Pushed to the foot of a mountain
The Copts, who in recent years have been targeted by terrorists, often live in extremely bad conditions. They have been pushed to the margins of society, even though more than ten million of them live in Egypt. Although mosques can also become terrorists’ targets (such as the already mentioned Bir al-Abd mosque that was a Sufi place of worship), it is beyond doubt that the Copts are the main target of the fundamentalists. For centuries persecuted with the tacit approval of the authorities, today they are treated as second-class citizens. The official narrative is different, but it is enough to see where they live and what they do for a living to immediately notice this inequality.
In Cairo, a large part of the Coptic community lives in the Zabbaleen district located at the foot of Mokattam Hill. It is the so-called ‘Garbage City’ whose residents’ main occupation is the segregation of rubbish collected from the entire Cairo metropolis. For most of them, it is the only way to earn a living and support their families. They are not proud of what they do and they react very nervously to the presence of strangers or the sight of the camera. Living among rubbish is not a source of pride for them.
Curiously, the residents of the ‘Rubbish City’ have often been acknowledged as the most efficient rubbish segregation and recycling system in the world. They say they can recycle up to 90% of the rubbish collected in Cairo. It is way more than in any other of the largest metropolises in the world.
Searching for the victims of terrorists
I’d like to end by summing up and explaining why an article about Egypt is published here. Our mission is to help the victims of terrorism. We are trying to reach places where such victims in need can be found. Although we haven’t been talking about it much (mainly during in-person meetings), since 2019 we have been also helping in Egypt. The scale of our activities is not large and it is mainly a very focused aid, so we were unable to write about it in detail. Now this has changed, as I visited Egypt for the first time in November. I managed to speak to several out of a dozen of families that we have supported so far. They mainly include widows of pilgrims murdered in the above-mentioned attack on a coach bus in Minya, as well as families that suffered in the attacks in Cairo. They live in different parts of Egypt, including the ‘Rubbish City’.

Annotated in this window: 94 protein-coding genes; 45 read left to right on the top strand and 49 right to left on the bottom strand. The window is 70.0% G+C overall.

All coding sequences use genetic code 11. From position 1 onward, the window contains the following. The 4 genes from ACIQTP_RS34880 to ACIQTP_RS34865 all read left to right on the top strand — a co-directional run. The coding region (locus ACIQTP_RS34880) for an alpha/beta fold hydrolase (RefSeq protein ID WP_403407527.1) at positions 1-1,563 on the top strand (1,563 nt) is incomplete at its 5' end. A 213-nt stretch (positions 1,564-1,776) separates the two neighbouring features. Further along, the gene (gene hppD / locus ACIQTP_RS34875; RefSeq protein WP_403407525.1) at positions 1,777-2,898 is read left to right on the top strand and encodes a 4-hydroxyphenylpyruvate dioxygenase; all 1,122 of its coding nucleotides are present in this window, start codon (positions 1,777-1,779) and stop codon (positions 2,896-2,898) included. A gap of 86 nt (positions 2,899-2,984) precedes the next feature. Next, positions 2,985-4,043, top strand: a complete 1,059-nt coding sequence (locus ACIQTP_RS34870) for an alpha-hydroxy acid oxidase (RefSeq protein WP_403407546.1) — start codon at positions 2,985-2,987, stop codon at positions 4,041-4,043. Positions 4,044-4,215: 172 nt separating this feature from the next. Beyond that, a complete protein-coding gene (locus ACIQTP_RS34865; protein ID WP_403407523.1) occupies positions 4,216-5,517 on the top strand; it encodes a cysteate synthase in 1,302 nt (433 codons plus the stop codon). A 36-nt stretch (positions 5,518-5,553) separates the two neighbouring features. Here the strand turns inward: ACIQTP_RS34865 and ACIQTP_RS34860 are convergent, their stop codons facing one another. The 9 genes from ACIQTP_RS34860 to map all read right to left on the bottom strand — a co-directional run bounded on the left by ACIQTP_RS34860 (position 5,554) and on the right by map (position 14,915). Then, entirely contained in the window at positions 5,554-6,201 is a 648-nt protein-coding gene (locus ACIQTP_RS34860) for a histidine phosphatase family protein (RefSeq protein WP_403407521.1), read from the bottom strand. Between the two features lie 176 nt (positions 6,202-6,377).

How do we assist them? Usually, we buy livestock for such families, we support the education of their children and help them to open small businesses. We visit places of those attacks trying to find the victims and offer them our assistance. Some of them received it from other sources, so we focus on those that either didn’t get any help or it was insufficient. In each case, our approach is very individualized.
In fact, my description will deal with not one but two cases as it refers to the assistance we provided to sisters Lea and Sofia (their names have been changed). Their husbands were killed in the Minya attack. On that tragic day, they also lost their brother and cousins. Lea is a single mother of two sons who were injured in the attack as well. We helped her to open a small stall with cosmetics at a bazaar in one of the districts of Cairo where she currently lives. Her situation at the moment is stable. Although nothing will bring her husband’s life back, the woman is well and it looks like she has a chance for a normal life.
We have helped her sister Sofia to open a small business as well. It is a tiny shop in a local church. It doesn’t have a large stock, but it allows her to pay the bills and provide for the family. Sofia has two children, but after the attack she decided to take under her wing five orphans that lost their parents in the massacre. Both women receive small government support, but taking into account the tragedy that befell them as well as their needs, additional assistance was essential.
In the nearest future, we would like to reach more families that suffered in recent attacks. Our activities in Egypt will continue to be on an individual basis, but that’s how our mission looks like in general. We help the victims of terrorism.
Author: Dawid Czyż